Learning From The Asian Diet

The Asian diet may decrease your chances of developing a chronic disease.

Traditionally, the core intake of typical Asian diets is plant foods. These consist of food such as fruits, vegetables, rice, noodles, flatbreads, grains, nuts, beans, and many other similar items. Even most drinks are plant-based, including tea, beer, and wine. The Asian diet provides all of the essential vitamins, minerals, fiber, and other health-promoting plant food resources when consumed in adequate amounts, despite a minimal focus on animal-based foods. Because these substances are so complex and not entirely understood, modern dietary guidelines all over the globe suggest that one should eat a substantial amount of a wide variety of plant-based foods. Typically, a healthy Asian diet is very low in saturated and total fats.

Fish is usually consumed in moderate amounts in Asian countries, except in areas where seafood is not readily available. Consumption of fish in an Asian diet is generally considered optional, and there is a large variety of other options in traditional diets. People inhabiting interior regions such as China or India consume much less fish than those living in Japan, where it is a staple due to the coastal and island land areas.

The Asian diet vastly limits the amount of food intake from land animals. Chronic diseases such as certain types of cancer and several heart conditions have been associated with these meat products. This is especially true of red meats and pork. These foods contain little or no dietary fiber and actually displace the energy and nutrients gained from plant-based foods. When meat is served, it is only in very small amounts, and some areas have even eliminated meat from meals entirely. Such diets are shown to be adequate in daily energy intake and are still considered to be extraordinarily healthy.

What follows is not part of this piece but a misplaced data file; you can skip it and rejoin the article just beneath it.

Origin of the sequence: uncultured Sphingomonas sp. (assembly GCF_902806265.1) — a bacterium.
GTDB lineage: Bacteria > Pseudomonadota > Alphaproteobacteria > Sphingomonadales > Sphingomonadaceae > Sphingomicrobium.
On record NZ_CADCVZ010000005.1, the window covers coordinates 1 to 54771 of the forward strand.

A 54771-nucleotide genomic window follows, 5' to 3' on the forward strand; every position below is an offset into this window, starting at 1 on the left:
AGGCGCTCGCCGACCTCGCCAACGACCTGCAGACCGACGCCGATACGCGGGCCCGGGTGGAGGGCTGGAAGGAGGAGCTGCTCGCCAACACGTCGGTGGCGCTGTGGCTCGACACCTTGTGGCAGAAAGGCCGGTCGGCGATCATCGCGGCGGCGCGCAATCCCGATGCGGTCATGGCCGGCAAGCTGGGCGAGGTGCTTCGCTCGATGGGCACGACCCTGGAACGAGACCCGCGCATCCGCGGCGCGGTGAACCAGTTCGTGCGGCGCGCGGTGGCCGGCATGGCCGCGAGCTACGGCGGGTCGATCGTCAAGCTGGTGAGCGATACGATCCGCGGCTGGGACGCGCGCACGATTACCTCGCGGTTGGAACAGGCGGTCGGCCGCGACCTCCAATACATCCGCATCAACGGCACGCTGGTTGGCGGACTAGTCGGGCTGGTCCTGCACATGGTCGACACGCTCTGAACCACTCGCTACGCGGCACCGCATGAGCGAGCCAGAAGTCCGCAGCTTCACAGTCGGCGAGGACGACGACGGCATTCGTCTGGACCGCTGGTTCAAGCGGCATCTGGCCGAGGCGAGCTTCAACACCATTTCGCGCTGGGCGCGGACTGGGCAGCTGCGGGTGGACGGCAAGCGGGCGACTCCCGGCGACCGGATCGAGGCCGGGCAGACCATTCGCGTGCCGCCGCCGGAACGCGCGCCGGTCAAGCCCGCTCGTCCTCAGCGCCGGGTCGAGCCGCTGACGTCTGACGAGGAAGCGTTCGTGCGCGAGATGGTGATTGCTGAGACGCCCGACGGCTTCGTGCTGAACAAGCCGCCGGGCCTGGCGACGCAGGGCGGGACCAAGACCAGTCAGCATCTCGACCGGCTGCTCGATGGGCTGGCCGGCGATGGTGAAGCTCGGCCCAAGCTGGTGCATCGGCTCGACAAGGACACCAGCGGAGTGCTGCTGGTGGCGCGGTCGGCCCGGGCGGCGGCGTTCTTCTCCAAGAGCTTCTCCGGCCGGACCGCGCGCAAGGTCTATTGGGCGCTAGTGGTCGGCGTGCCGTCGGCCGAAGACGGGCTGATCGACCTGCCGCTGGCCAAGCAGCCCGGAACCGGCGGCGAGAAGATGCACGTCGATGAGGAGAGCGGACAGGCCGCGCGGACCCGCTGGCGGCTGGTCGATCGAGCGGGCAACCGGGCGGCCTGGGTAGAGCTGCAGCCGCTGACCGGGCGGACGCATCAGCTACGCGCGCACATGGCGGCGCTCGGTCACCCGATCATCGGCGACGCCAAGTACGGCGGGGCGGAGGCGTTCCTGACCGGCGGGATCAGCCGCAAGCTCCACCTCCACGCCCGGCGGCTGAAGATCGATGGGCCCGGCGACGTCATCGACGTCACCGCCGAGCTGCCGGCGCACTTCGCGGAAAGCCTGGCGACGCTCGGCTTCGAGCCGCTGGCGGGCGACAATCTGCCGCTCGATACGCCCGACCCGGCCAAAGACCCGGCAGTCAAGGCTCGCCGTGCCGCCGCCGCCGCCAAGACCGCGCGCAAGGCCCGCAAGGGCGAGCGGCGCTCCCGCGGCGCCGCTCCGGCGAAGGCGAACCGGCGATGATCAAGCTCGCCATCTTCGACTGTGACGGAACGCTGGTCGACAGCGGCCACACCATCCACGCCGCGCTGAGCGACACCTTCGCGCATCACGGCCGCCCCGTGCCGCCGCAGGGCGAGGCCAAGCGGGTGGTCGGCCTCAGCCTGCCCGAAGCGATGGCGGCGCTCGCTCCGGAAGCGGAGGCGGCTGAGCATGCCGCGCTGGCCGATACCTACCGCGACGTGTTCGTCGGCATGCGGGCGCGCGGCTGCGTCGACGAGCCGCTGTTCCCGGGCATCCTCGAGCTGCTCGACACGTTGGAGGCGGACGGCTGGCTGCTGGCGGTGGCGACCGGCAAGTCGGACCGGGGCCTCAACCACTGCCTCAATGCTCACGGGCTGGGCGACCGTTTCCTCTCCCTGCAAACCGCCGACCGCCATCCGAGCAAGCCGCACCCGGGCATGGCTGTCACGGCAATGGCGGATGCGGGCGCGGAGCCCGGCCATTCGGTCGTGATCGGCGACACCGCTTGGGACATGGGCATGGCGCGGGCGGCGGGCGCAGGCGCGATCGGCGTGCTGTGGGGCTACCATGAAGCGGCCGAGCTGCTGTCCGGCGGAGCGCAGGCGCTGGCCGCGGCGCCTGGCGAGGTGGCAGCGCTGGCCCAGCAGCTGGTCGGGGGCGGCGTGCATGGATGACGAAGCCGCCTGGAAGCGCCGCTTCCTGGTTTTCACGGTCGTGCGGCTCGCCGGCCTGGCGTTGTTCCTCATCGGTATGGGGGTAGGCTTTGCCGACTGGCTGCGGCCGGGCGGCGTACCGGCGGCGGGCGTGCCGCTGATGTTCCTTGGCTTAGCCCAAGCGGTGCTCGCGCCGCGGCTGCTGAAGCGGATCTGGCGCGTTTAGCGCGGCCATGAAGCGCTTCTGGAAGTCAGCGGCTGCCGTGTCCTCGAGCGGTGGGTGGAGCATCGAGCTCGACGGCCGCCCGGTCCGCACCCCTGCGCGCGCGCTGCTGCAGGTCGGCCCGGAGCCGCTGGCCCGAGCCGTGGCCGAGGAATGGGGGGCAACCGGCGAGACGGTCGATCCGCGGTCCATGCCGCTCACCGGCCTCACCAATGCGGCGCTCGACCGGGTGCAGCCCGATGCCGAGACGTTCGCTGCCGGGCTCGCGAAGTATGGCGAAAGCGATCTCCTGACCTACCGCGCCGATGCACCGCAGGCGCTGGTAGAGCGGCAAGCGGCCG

Over time, Asians have developed a variety of ways to flavor their plant foods, using a wide variety of spices. Dairy products are also mostly absent in Eastern and Southern Asian diets. With the exception of India, milk, cheese and other dairy foods aren't generally found in these cultures. The absence of these foods tends to cause concern in Europe and the United States, as dairy products are high in calcium content, and there are many who believe that dairy products prevent osteoporosis and other ailments. Despite this, occurrences of osteoporosis in Asia are not very common, whereas in many western countries (where large amounts of calcium are consumed) the rates are still very high. For these reasons, dairy foods are considered purely optional in the Asian diet and are consumed in low quantities.

Black and green teas are typical drinks for Asians. Recently, the antioxidants in these teas have revealed that they may decrease the likelihood of contracting some chronic diseases. Wine and beer are also consumed in moderate to low amounts. As with other items, alcoholic beverages are considered to be optional in the Asian diet but are believed to promote good health in moderation.

Combined with adequate physical activity, all of these factors contribute to the high life expectancies and lower rates of chronic disease in the Asian region. Their diet provides them with both proper nutrition and general good health.

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